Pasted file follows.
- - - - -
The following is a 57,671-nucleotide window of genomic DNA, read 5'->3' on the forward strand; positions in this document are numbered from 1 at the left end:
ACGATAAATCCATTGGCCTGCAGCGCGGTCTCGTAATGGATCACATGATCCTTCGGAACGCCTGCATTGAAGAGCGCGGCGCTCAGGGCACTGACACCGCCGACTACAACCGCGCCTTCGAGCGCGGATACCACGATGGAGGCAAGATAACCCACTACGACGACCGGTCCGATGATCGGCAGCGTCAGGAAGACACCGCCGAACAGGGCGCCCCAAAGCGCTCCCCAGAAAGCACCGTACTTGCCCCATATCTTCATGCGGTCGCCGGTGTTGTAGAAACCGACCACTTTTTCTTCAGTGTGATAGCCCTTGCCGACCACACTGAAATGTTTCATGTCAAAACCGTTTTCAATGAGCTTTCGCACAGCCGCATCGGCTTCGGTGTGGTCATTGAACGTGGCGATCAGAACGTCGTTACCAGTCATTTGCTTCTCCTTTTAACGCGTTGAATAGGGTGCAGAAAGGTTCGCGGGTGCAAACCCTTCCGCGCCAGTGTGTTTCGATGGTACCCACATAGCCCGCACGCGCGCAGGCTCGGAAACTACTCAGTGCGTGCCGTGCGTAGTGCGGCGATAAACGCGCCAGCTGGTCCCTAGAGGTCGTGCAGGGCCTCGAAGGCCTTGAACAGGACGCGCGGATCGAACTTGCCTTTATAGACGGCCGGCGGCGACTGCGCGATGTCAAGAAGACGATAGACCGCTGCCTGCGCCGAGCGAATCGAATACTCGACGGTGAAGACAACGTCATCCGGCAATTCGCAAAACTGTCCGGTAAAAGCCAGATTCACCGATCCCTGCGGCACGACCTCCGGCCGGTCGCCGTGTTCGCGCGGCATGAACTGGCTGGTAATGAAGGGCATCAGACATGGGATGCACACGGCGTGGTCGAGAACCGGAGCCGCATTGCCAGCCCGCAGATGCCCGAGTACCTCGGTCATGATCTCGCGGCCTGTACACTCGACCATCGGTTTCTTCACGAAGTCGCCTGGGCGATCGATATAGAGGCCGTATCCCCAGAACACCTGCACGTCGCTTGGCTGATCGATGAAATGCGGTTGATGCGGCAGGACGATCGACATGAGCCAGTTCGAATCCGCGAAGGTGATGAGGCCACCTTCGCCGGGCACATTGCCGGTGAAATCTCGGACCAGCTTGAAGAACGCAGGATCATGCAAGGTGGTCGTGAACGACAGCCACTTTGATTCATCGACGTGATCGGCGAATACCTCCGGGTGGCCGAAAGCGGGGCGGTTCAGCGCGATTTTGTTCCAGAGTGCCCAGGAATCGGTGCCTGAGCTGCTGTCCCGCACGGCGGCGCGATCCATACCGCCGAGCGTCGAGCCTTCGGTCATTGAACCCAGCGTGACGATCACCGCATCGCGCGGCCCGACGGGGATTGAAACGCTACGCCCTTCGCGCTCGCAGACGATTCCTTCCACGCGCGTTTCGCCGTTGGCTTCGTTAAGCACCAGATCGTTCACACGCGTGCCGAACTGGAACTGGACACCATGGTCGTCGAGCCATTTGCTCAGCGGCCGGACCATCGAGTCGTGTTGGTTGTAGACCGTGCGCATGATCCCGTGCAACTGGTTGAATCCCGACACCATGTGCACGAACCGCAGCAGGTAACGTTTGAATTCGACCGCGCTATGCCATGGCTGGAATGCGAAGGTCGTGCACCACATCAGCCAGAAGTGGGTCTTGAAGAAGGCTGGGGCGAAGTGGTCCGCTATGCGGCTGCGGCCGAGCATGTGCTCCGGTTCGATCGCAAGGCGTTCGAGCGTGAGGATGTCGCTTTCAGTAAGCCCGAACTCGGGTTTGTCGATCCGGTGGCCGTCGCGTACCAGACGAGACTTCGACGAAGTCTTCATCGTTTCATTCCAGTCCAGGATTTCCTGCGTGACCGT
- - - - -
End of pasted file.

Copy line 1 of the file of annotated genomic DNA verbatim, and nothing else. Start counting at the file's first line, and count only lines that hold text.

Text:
The following is a 57,671-nucleotide window of genomic DNA, read 5'->3' on the forward strand; positions in this document are numbered from 1 at the left end: